3. Depending on the nationality of the applicant, a passport or proof of identity will in any case be requested, possibly including a copy of the residence permit and reason for application.
  4. Payment of the NIE; for a NIE in the consulate you pay 9.55 euros. Renewing a temporary NIE costs 7.10 euros. You must pay this amount directly by pin or in contact.

The NIE will be sent to your home after a few weeks.

Permanent NIE

Are you planning to emigrate and are you going to rent a house, for example? In that case, it is wiser to apply for the permanent NIE. The permanent NIE has a validity of 5 years. You can apply for this NIE at a police station with an office for foreigners (Oficina de Extranjeros or Oficina de Extranjería). Keep in mind that it is sometimes mandatory to make an appointment (cita previa).

For a permanent NIE, the steps are similar to those of the temporary NIE. The main difference is that it’s a faster process and that for the payment you often have to go to a bank and return with a certificate and passport (or ID card) of payment to the police station to issue it. In addition, at some locations you may need to provide a certificate of registration with the municipality (certificado de empadronamiento).

Opening a bank account

Opening a bank account is often necessary if you want to receive income from a company based in Spain. It’s quite a straightforward process, but advisable to compare the conditions of different banks before doing so.

As a non-resident you can also open a Spanish bank account. If you open an account directly with a Spanish bank, you must identify yourself personally on site. Don't forget to bring the following items:

  • Passport
  • Bank statement showing your home country address
  • Spanish address
  • NIE number form

There are costs associated with having a Spanish bank account. However, if you are a resident in Spain and you use your Spanish account to receive your salary, these costs can be avoided at some banks. Meeting certain conditions can give similar benefits. A company account can also be opened with a Spanish bank, upon presentation of a Spanish VAT number.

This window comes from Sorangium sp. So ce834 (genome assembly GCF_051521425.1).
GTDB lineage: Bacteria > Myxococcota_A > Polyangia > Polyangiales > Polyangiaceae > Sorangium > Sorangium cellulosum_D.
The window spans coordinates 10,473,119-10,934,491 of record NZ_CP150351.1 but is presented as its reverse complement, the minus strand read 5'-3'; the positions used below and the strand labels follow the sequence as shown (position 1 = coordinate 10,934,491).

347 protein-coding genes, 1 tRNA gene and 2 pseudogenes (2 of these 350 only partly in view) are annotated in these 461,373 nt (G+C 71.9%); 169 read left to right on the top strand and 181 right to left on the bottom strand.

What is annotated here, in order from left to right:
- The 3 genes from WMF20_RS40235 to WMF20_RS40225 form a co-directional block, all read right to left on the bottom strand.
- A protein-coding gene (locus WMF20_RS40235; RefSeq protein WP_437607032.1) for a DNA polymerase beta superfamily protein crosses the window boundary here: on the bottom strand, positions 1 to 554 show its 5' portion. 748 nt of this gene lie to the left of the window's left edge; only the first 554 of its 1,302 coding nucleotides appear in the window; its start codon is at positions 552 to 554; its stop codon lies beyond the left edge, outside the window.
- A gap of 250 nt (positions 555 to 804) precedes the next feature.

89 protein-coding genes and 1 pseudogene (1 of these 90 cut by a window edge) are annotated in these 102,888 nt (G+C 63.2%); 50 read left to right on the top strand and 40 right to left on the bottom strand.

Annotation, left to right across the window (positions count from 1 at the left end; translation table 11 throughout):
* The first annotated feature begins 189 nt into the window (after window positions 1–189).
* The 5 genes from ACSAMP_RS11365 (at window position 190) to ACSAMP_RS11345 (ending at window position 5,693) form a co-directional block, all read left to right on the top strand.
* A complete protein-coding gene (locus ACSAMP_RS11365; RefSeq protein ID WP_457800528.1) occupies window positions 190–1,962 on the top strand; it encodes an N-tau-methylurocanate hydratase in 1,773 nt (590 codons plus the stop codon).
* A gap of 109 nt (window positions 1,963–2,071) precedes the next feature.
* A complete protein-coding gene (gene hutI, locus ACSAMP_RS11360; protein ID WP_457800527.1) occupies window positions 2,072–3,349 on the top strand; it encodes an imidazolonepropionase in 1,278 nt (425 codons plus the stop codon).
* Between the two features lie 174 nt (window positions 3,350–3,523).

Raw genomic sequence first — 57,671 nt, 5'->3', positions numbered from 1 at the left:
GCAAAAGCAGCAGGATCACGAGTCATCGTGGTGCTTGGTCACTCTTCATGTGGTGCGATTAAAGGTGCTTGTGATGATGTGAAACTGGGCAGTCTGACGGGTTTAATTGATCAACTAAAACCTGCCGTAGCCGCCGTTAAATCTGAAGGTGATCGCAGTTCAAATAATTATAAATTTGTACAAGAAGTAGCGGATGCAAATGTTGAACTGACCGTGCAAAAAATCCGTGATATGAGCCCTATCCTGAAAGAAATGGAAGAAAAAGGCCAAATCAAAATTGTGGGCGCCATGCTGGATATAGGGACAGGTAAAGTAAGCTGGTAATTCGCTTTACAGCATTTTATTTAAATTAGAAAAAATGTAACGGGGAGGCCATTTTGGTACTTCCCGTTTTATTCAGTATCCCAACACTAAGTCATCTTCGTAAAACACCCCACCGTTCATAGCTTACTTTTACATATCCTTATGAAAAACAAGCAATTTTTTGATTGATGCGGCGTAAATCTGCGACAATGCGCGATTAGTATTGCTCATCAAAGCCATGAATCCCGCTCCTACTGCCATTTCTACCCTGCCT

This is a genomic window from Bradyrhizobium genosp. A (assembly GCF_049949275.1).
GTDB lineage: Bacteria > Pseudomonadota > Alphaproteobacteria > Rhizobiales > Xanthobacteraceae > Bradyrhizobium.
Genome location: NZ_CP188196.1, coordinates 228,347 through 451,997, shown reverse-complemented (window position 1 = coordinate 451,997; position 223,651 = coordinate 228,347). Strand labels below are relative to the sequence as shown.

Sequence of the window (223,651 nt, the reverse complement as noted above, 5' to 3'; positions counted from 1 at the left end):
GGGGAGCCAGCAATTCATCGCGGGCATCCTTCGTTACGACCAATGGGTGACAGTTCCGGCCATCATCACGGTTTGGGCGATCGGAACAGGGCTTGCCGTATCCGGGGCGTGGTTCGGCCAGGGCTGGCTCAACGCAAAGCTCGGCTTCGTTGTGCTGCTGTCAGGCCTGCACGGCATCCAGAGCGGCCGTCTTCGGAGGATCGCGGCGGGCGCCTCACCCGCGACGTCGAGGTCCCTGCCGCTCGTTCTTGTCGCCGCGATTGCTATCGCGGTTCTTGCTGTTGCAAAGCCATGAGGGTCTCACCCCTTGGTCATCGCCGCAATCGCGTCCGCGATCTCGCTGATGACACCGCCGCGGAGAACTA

Banking Tips

  • A large number of banks charge a certain amount per transaction. You can often negotiate this amount so give that a try!
  • If you want to transfer money from your foreign account to a Spanish account, keep in mind that there are costs involved.
  • It is useful to choose a bank in a strategic place, for example near your home or near your work.

10 Tips For Relocating To Spain

Finally, discover these ten suggestions for planning your move and making it as easy as possible. 

  1. Start planning as far in advance as possible.
  2. Make checklists to stay on top of what you need to do.
  3. Get your immigration documentation sorted as early as possible.
  4. Set up a Spanish bank account as soon as you can.
  5. Get your healthcare in Spain sorted early to avoid any problems.
  6. Keep a record and stay on top of your finances – save, save, save!
  7. Sell/donate goods that you don’t really need to free up space.
  8. Do plenty of research on your new area (social media is a great tool!)
  9. If you’re moving for a job – don’t be afraid to ask your employer for help.
  10. Compare different quotes and choose your movers wisely.

Download Free Guide: How to obtain the NIE

Robert Nieuwland